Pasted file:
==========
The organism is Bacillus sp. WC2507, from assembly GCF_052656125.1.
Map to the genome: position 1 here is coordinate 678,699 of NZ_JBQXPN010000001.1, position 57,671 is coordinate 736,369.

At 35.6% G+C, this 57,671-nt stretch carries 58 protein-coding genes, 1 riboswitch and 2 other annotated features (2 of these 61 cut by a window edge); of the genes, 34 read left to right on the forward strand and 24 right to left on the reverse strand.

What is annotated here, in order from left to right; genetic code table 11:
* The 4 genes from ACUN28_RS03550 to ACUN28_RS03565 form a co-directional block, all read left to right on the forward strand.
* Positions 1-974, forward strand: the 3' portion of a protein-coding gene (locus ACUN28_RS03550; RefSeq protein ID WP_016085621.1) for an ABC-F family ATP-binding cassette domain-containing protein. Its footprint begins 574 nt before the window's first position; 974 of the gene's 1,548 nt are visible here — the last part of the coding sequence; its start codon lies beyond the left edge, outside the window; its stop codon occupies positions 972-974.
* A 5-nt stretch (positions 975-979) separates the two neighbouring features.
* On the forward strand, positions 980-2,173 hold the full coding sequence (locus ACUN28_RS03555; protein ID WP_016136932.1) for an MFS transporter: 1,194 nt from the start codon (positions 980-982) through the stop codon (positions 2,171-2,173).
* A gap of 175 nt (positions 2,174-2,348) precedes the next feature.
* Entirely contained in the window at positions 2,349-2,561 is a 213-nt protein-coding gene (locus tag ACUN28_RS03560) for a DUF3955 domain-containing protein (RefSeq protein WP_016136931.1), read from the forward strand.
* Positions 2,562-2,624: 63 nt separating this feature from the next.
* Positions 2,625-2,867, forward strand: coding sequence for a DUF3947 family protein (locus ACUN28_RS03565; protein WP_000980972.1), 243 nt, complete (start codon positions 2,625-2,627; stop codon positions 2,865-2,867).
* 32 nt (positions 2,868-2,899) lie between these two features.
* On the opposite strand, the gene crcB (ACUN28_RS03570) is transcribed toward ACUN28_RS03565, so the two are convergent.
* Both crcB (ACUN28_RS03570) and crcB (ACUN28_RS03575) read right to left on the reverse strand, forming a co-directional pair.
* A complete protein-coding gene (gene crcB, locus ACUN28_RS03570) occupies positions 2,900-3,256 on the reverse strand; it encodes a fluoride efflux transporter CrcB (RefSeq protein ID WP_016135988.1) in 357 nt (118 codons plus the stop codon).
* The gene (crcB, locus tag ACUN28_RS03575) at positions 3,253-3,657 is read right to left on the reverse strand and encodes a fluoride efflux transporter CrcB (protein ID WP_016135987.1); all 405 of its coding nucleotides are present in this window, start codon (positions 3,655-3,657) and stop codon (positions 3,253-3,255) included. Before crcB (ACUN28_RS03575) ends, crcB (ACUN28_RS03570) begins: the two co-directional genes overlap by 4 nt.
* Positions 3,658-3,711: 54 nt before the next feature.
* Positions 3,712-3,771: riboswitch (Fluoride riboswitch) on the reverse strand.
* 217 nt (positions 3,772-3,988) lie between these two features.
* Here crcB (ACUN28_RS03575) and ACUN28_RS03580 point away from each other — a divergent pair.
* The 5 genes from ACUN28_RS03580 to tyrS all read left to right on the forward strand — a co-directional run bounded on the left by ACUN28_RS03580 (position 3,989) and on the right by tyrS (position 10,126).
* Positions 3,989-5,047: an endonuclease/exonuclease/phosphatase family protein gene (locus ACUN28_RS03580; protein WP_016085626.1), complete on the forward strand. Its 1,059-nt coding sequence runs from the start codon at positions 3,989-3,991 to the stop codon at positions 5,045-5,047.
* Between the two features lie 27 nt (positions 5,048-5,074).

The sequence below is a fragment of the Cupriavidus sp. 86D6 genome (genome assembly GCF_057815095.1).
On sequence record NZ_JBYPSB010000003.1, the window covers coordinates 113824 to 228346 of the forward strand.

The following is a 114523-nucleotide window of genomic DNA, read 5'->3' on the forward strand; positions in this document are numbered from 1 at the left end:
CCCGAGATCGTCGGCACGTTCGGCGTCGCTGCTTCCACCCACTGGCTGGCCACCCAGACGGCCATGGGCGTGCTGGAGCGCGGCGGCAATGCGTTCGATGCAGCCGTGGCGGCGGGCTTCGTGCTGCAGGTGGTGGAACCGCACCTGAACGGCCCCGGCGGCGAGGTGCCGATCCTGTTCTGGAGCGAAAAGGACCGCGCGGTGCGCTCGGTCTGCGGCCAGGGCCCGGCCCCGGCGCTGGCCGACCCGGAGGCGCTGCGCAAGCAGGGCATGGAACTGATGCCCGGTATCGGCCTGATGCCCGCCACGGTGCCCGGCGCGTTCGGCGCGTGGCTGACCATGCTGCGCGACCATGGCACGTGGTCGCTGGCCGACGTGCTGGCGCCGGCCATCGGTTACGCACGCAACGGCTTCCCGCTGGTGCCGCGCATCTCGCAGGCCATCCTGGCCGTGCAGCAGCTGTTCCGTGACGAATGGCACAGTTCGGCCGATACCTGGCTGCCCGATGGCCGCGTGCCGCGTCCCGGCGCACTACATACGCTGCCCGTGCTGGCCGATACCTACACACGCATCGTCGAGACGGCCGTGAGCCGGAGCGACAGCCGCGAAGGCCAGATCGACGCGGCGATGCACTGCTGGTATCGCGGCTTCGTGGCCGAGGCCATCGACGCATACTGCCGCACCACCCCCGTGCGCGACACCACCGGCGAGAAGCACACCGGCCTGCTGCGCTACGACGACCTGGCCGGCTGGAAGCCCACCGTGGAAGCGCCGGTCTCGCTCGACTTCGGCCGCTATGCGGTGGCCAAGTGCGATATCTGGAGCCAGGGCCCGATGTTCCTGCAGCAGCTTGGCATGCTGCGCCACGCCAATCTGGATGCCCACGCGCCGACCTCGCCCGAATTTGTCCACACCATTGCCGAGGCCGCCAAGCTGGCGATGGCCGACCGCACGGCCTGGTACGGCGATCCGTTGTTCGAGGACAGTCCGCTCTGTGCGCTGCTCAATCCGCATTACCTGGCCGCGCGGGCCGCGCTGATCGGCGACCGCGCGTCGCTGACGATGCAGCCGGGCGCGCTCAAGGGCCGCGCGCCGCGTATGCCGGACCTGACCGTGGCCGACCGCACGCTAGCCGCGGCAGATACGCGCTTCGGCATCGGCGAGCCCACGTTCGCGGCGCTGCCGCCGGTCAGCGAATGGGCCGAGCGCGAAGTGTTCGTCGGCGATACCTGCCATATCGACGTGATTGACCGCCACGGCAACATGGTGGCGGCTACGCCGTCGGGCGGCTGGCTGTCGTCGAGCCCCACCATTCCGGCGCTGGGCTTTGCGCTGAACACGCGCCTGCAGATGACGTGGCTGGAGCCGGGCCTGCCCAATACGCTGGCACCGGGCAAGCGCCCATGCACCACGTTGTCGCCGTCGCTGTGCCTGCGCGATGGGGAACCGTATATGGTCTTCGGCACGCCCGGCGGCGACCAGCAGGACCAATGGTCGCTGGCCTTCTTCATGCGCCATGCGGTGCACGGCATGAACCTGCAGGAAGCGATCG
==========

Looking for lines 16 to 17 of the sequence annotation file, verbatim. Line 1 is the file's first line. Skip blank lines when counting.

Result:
* A complete protein-coding gene (gene crcB, locus ACUN28_RS03570) occupies positions 2,900-3,256 on the reverse strand; it encodes a fluoride efflux transporter CrcB (RefSeq protein ID WP_016135988.1) in 357 nt (118 codons plus the stop codon).
* The gene (crcB, locus tag ACUN28_RS03575) at positions 3,253-3,657 is read right to left on the reverse strand and encodes a fluoride efflux transporter CrcB (protein ID WP_016135987.1); all 405 of its coding nucleotides are present in this window, start codon (positions 3,655-3,657) and stop codon (positions 3,253-3,255) included. Before crcB (ACUN28_RS03575) ends, crcB (ACUN28_RS03570) begins: the two co-directional genes overlap by 4 nt.